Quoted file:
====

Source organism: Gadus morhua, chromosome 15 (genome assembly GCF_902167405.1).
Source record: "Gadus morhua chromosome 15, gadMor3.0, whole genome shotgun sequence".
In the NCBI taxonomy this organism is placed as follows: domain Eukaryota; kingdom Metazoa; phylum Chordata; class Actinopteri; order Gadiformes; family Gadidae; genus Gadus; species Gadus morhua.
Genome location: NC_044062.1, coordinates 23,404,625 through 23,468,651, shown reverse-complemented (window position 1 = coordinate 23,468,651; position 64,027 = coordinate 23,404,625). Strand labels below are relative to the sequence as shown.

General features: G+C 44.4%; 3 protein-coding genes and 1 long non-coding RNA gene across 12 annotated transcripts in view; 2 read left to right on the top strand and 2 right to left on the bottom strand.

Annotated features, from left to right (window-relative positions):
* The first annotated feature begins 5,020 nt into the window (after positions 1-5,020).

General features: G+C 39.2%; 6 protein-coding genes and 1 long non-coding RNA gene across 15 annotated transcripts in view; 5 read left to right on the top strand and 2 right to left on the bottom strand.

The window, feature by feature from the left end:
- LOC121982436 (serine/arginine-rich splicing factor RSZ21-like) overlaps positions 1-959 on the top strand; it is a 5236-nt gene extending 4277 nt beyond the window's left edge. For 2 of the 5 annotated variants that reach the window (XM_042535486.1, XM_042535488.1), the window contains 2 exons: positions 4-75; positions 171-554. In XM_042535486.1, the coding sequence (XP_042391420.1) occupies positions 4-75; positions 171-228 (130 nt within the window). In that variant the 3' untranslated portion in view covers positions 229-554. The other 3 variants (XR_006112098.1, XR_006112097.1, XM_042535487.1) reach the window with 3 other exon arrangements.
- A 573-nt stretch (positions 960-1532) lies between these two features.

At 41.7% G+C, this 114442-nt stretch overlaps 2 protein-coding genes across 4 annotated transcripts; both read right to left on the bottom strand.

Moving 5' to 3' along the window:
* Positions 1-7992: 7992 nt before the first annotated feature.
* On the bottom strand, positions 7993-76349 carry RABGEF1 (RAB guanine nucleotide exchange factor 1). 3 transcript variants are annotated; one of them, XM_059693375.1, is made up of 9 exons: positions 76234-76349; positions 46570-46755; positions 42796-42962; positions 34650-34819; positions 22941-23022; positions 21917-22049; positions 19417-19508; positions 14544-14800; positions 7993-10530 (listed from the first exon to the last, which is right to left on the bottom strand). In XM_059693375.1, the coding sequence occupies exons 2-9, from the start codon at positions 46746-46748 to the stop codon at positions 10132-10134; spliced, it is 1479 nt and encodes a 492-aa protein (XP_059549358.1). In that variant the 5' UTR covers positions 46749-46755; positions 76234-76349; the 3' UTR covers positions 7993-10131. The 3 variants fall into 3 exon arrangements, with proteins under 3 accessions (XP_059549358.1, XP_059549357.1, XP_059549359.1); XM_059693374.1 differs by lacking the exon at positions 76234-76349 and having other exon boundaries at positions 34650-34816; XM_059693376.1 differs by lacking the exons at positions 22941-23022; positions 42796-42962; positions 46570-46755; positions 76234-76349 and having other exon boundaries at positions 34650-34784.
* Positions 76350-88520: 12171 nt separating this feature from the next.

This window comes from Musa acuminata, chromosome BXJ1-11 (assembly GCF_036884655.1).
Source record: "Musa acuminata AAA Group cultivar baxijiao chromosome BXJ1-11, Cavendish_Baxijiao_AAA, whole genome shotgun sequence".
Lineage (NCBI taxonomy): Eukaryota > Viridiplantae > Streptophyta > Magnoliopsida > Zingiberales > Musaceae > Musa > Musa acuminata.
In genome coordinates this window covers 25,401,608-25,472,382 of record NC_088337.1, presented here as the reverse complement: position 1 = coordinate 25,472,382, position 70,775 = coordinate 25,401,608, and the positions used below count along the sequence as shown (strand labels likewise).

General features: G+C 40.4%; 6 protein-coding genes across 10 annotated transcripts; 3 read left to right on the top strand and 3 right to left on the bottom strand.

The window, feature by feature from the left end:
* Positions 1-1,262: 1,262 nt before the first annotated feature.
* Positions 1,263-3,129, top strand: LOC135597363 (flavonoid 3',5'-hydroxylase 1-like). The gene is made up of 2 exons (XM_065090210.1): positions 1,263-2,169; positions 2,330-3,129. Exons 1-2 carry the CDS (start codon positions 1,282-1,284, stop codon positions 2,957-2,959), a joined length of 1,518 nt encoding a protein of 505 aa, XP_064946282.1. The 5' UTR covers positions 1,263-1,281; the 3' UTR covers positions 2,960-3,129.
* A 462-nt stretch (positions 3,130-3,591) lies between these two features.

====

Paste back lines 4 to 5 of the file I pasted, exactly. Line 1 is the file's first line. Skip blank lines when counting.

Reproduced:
Genome location: NC_044062.1, coordinates 23,404,625 through 23,468,651, shown reverse-complemented (window position 1 = coordinate 23,468,651; position 64,027 = coordinate 23,404,625). Strand labels below are relative to the sequence as shown.

General features: G+C 44.4%; 3 protein-coding genes and 1 long non-coding RNA gene across 12 annotated transcripts in view; 2 read left to right on the top strand and 2 right to left on the bottom strand.